When talking about the beauty of Scotland’s West Coast, we often look at the picturesque views, unique wildlife, historic castles and the tranquil villages dotted across the landscape. Scotland’s beauty is tied up in its magnificent mountains and rolling glens. But dig a little deeper and you’ll find an entirely different world, one that’s often overlooked by locals and tourist alike…the mystery of Scotland’s waters and seas.
Whilst diving enthusiasts are often attracted to the waters of Australia or Mexico, Scotland’s West Coast has a diverse range of diving sites that can challenge even the most experienced of divers.
The sound of Mull in particular has a lot to offer. According to Lochaline Dive Centre, all of the main wreck sites in the sound of Mull can be covered over the course of two days, including the SS Hispania, SS Shauna, Thesis, Rondo, and Breda.
From Tobermory it’s usually best to start by sailing south to the SS Hispania – the Swedish vessel that sank in 1954. Although gradually decaying as time passes, the vessel remains fairly intact and continues to be one of the best diving locations on offer across the whole of the British Isles.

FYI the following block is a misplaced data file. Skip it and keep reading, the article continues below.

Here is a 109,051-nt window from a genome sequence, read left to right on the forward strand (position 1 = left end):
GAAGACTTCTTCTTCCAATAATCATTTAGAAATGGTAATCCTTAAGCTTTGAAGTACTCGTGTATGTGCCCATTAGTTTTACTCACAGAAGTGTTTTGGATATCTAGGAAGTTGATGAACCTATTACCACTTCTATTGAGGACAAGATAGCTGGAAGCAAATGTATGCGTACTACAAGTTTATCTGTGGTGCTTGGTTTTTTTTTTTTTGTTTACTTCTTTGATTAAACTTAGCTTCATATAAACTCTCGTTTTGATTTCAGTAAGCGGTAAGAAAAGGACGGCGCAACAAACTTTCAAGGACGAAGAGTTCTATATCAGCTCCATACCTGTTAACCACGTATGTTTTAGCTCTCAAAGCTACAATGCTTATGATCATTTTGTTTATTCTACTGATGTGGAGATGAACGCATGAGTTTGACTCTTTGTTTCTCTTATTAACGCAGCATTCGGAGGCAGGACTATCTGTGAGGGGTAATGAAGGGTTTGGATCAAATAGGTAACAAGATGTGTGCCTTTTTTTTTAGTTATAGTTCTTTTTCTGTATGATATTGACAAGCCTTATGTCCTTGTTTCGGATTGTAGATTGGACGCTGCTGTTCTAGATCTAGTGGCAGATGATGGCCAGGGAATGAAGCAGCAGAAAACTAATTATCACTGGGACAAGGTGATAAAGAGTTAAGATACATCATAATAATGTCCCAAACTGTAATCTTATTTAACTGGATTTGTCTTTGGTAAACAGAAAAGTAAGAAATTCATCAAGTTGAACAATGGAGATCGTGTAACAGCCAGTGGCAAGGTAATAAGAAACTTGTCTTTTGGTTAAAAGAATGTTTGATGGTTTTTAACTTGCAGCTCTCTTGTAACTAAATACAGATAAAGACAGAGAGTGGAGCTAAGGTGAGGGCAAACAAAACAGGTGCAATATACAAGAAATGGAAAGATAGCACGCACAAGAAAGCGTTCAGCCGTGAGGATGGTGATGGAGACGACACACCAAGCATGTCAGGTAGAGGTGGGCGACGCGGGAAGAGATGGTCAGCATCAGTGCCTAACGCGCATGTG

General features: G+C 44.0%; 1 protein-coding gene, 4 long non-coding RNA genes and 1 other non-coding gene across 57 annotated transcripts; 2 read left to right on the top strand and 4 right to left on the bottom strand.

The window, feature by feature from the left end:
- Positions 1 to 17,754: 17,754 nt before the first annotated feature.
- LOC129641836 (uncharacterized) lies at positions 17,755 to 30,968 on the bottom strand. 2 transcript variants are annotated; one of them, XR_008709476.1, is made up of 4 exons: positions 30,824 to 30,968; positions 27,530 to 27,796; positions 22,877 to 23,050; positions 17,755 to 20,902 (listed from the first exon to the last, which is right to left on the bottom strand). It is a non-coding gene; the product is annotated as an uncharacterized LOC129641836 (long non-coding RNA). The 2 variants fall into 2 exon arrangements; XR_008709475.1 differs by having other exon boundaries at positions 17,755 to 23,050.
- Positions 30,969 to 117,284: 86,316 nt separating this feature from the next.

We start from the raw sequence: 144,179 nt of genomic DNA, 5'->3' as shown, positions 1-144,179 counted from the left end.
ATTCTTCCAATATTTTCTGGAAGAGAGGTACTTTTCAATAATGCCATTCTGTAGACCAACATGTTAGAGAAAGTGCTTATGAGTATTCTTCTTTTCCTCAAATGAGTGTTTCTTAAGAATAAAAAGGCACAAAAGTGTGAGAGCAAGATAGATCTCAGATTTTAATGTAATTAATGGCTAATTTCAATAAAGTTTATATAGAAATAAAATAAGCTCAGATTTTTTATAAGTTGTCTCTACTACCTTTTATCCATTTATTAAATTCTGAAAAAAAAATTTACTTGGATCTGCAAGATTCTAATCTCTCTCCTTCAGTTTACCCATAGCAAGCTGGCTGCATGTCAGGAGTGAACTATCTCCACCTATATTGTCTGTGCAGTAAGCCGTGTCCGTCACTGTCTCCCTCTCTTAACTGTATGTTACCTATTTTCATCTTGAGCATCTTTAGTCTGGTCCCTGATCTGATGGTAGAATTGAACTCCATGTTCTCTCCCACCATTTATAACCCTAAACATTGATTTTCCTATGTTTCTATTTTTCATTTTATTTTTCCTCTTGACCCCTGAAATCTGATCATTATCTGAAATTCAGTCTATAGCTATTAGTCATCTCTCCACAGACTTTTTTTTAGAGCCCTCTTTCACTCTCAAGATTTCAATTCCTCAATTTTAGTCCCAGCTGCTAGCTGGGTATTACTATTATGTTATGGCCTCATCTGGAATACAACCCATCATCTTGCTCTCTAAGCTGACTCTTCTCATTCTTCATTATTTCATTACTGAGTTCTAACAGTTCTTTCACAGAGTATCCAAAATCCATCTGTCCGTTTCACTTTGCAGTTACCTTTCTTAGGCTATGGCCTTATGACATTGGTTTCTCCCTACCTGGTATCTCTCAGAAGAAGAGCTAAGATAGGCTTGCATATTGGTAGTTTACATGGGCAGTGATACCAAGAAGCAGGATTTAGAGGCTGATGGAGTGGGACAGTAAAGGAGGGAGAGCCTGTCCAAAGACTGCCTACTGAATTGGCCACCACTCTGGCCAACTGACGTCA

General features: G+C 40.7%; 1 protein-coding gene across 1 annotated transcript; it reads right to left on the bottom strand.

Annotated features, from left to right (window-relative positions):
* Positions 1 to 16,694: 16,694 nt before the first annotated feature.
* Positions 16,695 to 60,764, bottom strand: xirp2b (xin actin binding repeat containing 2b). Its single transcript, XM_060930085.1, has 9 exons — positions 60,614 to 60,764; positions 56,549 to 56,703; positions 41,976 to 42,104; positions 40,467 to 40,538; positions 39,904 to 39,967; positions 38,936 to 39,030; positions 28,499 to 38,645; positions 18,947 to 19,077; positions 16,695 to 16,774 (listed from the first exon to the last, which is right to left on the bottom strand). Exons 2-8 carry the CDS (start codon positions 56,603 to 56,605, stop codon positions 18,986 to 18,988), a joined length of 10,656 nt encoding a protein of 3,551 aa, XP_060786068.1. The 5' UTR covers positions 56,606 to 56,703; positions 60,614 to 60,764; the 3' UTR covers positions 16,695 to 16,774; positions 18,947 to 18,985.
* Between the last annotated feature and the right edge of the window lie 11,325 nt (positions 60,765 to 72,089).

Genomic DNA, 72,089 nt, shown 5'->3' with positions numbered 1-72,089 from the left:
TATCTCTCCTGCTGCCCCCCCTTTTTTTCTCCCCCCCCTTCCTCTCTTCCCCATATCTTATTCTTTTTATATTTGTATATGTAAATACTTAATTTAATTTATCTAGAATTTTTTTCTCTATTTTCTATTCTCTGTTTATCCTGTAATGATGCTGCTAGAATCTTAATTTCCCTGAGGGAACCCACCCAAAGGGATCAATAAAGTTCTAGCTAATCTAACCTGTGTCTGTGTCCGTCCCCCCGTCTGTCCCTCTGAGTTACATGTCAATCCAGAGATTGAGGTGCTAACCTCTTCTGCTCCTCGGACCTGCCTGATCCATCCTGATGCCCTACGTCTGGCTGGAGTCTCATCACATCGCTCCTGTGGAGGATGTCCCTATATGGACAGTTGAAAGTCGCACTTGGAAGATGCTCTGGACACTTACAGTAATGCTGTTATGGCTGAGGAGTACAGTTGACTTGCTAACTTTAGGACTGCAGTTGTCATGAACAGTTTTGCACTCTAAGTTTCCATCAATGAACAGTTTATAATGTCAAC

Below is a fantastic video of divers from Scuba Scotland exploring the SS Hispania!
Another wreckage site open to divers is that of the SS Shuna, another sunken vessel which sank in 1913 whilst carrying a cargo of coal. The ship was discovered 78 years after it sank, sits upright and intact and can be dived to in all states of tide.
Other interesting diving sites that can be visited are the Fuinary Rocks and Scallastle Bay. The trips to the Fuinary Rocks provide an entirely different experience to that of the shipwrecks. With a depth range of 5-30 metres, the rocks are a fascinating scenic dive with plenty of underwater life, such as snakelocks anemone.
Scallastle Bay is a dive closer to Mull, in Lochaline, which gifts divers the opportunity to visit the wreckage sites of a wartime bomber. One of the main highlights of this dive that participants are treated to is discovering the cannon that remains detached from the bomber.
There are so many great dives around the West Coast of Scotland, both within the Sound of Mull and the surrounding area, that’ll give divers of every skill level plenty to see and experience.
If you’re interested in diving in the Sound of Mull next year, why not compliment your trip with our Three Isles Tour and experience the full beauty of the Hebridean Island!